Kgabalatsane is the place to be. Exciting drivers, bursting tyres, seven 20 flips, four 50 monkey flips, 360, tokoloshe, to name but a few of the tricks and awesome skills and tactics that will be on display.
Twisting and turning cars is called “spinning,” and it’s a motorsport that has taken South Africa’s townships by storm. On the 1st of August 2015 the crowds will be flocking to Kgabalatsane village in Madibeng for an event boasting mainly BMWs known as ‘Gusheshes and Botsotsos.’The public is invited to come and witness the event. The gates will be opened at 11am, the entrance fee is R50 per person, R30 for kids under the age of 12 and R30 for a cooler box. The makeshift pitches in vacant lots will be used to accommodate spectators as they watch dapper young men raise massive clouds of smoke and hanging out the sides of their BMW 325is. In the 1980s, a thriving gangster culture gave rise to spinning motor vehicles at funerals, where it became a ritual to steal a car and spin it around in honour of the fallen. Then, during the early 90s, when the country looked almost certainly doomed to racial civil war, some youngsters in the country got together and decided to turn this into a recognised sport.
They didn’t know what exactly they were doing (stunts, drag racing, whatever), but it all centred on the BMW 325i, the so-called box shape or gusheshe. It grew from there, and these days it’s on the brink of being a certified official motorsport, having already advanced to a profitable industry with a network of promoters, spinners, and crowds. David ‘Papa D’ and Ashly ‘MaAsh’ are amongst those who will be entertaining the crowds at Kgabalatsane where paramedics, marshals, security personnel and people distributing water will also be available during the event. “We tried some funny tricks, like drag racing and stunts. And that’s how the whole thing developed. People have different perspectives in terms of spinning. People say it’s very dangerous but almost every sport is dangerous.” “Some people say we waste money on tyres and petrol, I do believe that you need to spend to make money. What I would say to them is, if you’re watching it, it looks dangerous. But in the car, it’s different. You just have to be 100 percent sober-minded.” said MaAsh.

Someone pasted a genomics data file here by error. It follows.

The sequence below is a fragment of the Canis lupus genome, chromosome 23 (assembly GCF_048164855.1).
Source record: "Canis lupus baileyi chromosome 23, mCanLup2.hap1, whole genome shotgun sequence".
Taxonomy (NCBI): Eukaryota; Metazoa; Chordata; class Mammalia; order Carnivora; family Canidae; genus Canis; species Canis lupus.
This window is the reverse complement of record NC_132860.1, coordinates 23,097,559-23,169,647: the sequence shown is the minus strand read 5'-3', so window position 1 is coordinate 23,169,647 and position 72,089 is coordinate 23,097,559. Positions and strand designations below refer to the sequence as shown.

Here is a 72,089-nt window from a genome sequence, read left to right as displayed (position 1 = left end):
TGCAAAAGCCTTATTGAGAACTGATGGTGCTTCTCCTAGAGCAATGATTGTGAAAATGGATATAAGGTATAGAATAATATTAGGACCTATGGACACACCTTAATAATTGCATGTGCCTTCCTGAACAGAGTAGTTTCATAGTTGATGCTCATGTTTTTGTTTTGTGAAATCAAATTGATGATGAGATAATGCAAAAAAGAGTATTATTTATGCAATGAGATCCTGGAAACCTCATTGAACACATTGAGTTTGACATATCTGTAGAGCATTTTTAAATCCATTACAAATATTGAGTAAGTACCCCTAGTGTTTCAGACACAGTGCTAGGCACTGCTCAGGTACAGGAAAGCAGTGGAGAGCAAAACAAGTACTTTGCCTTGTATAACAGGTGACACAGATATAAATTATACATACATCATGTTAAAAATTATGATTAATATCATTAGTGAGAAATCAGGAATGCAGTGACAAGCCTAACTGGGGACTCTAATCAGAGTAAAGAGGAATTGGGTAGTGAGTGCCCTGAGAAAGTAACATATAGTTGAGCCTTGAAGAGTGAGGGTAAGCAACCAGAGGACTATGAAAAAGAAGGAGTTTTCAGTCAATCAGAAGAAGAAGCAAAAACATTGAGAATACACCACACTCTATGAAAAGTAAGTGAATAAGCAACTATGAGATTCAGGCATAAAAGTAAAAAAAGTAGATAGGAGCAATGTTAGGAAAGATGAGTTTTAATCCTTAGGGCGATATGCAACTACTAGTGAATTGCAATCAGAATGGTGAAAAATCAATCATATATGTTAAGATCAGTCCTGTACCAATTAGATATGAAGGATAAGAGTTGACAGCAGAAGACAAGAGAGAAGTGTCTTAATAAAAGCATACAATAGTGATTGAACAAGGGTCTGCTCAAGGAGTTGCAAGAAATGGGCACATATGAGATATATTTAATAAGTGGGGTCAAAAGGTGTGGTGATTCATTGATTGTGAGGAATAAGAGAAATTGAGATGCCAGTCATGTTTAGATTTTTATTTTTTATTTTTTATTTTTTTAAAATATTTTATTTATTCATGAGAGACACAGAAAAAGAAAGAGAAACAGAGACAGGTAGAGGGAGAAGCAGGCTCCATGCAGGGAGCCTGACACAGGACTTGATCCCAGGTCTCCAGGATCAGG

Papa D added that their aim is to build a homeground for the spinners so that they can offer training around Madibeng. “We are changing the mindset of the people so that they can be entertained by what we do.” “We have agreed that there won’t be any weapons, no glass bottles and only cans allowed. There will be people at the entrance to conduct body search to ensure that no dangerous weapons are allowed to enter the area.” “We have prepared about twenty cars to spin and our drivers are all professionals. No drivers are allowed to drink alcohol while driving. By so doing, we avoid the issue of accidents. Our ring is secure and safe for the crowd.” said Papa D. The sponsors are VK’s Spares, Brits Auto Body, Polyzila and CdS Customs. The organisers also urged the Local Municipality of Madibeng to consider their sport. They need a safer place where they can spin their cars without any disturbance.